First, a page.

The fighting on the Somme was not limited to the period of the Battle of the Somme 1916, as Commonwealth troops were deployed in the region from August 1915 until the summer and autumn of 1918 when Allied forces drove back the German Army at the end of the war. 

One of the major periods of fighting in the Somme came during the German Spring Offensive in 1918. 

Boughed by reinforcing troops released from the eastern front following the Russian revolution and subsequent withdrawal from the war, German high command instigated a series of major attacks designed to defeat the British French Armies and force them to the negotiating table before the full might of the American military could be brought to bear on the Western Front. 

The German offensive began in March 1918, with German forces initially making the largest territorial gains seen since the beginning of the war

The deepest thrust of the German offensive cut across the battlefields of the Somme, towards Amiens. It is in this territory, close to Albert, that the Poziers Memorial stands. The memorial, designed by W.H. Cowlishaw, commemorates more than 14,000 soldiers of the United Kingdom as well as 300 South African casualties, who died during the German offensive from 21 March to 7 of August 1918, by which time the Allied forces had stemmed the tide of the German advance and were themselves preparing to go on the offensive.

Those who died during the subsequent Allied counterattack known as the Hundred Days Offensive which began on 8 August at the Battle of Amiens are commemorated by the Vis-en-Artois Memorial



The 1918 German advance across the Somme was stopped short of Amiens at the village of Villers-Bretonneux.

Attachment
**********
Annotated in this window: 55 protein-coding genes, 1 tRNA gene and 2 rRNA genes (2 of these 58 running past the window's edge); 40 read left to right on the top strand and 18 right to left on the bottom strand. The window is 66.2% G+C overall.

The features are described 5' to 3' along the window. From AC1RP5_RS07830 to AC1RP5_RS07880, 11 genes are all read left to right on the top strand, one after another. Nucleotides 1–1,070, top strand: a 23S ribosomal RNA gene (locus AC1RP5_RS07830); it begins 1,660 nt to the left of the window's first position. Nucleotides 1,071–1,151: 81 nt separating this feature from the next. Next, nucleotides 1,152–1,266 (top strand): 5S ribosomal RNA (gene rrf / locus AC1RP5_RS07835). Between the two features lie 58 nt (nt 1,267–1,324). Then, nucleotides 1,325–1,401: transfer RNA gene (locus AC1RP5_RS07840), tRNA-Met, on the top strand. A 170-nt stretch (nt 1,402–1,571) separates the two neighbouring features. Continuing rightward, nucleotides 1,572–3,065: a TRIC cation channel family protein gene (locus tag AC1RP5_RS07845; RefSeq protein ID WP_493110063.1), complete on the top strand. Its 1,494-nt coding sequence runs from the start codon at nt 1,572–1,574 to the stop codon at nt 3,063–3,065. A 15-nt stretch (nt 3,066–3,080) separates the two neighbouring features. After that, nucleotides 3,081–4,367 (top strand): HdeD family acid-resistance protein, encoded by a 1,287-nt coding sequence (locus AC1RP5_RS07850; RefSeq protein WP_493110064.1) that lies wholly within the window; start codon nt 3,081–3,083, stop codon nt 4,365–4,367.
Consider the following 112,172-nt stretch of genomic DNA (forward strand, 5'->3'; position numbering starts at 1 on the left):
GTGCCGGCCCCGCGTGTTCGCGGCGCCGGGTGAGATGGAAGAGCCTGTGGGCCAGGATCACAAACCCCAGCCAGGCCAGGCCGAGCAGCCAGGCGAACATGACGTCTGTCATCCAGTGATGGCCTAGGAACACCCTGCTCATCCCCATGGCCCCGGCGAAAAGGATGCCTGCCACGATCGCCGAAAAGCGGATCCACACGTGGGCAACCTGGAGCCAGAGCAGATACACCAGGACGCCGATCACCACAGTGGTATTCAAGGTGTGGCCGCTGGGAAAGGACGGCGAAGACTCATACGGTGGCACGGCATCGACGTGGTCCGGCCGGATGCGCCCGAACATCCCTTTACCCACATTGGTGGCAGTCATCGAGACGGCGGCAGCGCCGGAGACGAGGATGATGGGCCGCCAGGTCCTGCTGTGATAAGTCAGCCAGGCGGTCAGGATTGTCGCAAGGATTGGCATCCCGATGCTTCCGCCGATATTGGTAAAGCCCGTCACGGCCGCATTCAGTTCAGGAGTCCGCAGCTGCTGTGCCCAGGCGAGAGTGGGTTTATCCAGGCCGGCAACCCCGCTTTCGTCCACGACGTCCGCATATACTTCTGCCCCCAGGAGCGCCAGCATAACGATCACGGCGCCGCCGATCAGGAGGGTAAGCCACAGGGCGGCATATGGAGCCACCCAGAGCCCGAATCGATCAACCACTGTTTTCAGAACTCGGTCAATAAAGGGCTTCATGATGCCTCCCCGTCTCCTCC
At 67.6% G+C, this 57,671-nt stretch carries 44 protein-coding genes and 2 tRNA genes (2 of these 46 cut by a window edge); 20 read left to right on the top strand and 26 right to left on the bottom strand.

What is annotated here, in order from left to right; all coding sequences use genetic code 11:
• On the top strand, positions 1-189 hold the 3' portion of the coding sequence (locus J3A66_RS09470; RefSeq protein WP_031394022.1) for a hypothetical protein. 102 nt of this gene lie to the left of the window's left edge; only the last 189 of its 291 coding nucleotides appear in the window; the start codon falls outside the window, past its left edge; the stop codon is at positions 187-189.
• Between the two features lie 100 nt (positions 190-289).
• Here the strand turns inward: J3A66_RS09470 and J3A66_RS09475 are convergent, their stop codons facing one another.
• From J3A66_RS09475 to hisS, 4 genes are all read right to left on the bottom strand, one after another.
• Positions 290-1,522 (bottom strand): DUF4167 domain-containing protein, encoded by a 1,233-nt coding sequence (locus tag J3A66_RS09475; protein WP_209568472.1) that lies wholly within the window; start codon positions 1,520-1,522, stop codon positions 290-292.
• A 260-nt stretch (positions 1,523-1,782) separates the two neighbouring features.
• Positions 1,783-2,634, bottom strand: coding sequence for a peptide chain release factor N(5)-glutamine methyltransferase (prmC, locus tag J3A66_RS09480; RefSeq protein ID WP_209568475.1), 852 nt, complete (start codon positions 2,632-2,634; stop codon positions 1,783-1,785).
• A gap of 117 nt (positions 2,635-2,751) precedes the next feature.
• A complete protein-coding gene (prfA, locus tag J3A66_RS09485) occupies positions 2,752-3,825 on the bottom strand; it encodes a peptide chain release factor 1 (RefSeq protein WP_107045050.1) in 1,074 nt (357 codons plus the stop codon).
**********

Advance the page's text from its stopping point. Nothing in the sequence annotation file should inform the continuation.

Australian forces played a vital role in the two battles of Villers-Bretonneux, both in stopping the German surge towards the coast, and in the hard-won recapture of the village. Such was their levels of bravery and sacrifice, the Australian National Memorial was erected at here. 

As a National Memorial, the Villers-Bretonneux commemorates all Australian service people who lost their lives during the Great War, but it also acts as a memorial to the missing for more than 10,000 Australian soldiers who died in France during the First World War.

Nearby lies Villers-Bretonneux Military Cemetery which contains the graves and memorials of more than 2,140 servicemen of the British Empire including nearly 780 who served with Australian forces. 



At the end of the war, the New Zealand officials elected to build small memorials at areas of significance, rather than fewer larger memorials like the Thiepval or Vimy Memorials. Caterpillar Valley Memorial is one of seven memorials on the Western Front commemorating the New Zealand fallen of the First World War. 

The Caterpillar Valley memorial commemorates just over 1,200 New Zealand war dead during the Battle of the Somme in 1916who have no known grave. 



The opening day of the Battle of the Somme is known as the bloodiest day in British military history, but it was also a dark day for the people of Newfoundland. 

Today, the province of Newfoundland and Labrador is part of Canada. However, during World War One, it was a separate British dominion. When the war began, Newfoundland raised its own regiment, which served as part of British forces.

On the morning of the battle, the Newfoundland Regiment were to advance alongside the Essex Regiment to support the initial attack. Despite the withering fire from German defences, the Newfoundlanders continued their advance, incurring huge losses. 

Of the approximately 800 men who went forward only about 110 survived unscathed, of whom only sixty eight were available for roll call the following morning. No unit suffered heavier losses that day.

Beaumont-Hamel (Newfoundland) Memorial stands among the preserved trenches of the Newfoundlanders' position. It lists the names of more than 800 servicemen of Newfoundland who have no known graves, including some 220 members of the Newfoundland Royal Naval Reserve and Mercantile Marine lost at sea.

Discover war cemeteries and memorials

You can discover more about the war cemeteries and memorials to the missing on the Somme, as well as at our sites around the world, through the Commonwealth War Graves Commission website. 

You can search for all sites on the Somme and find out more about how to visit our sites as well as details about the casualties we commemorate there.

The Ieper Information Centre

The perfect starting point when visiting the cemeteries and memorials of the Western Front.

Ieper Information Centre
The CWGC Visitor Centre

No trip to the Western Front would be complete without seeing our visitors centre in Arras, France.

The CWGC Visitor Centre
Tags First World War The Somme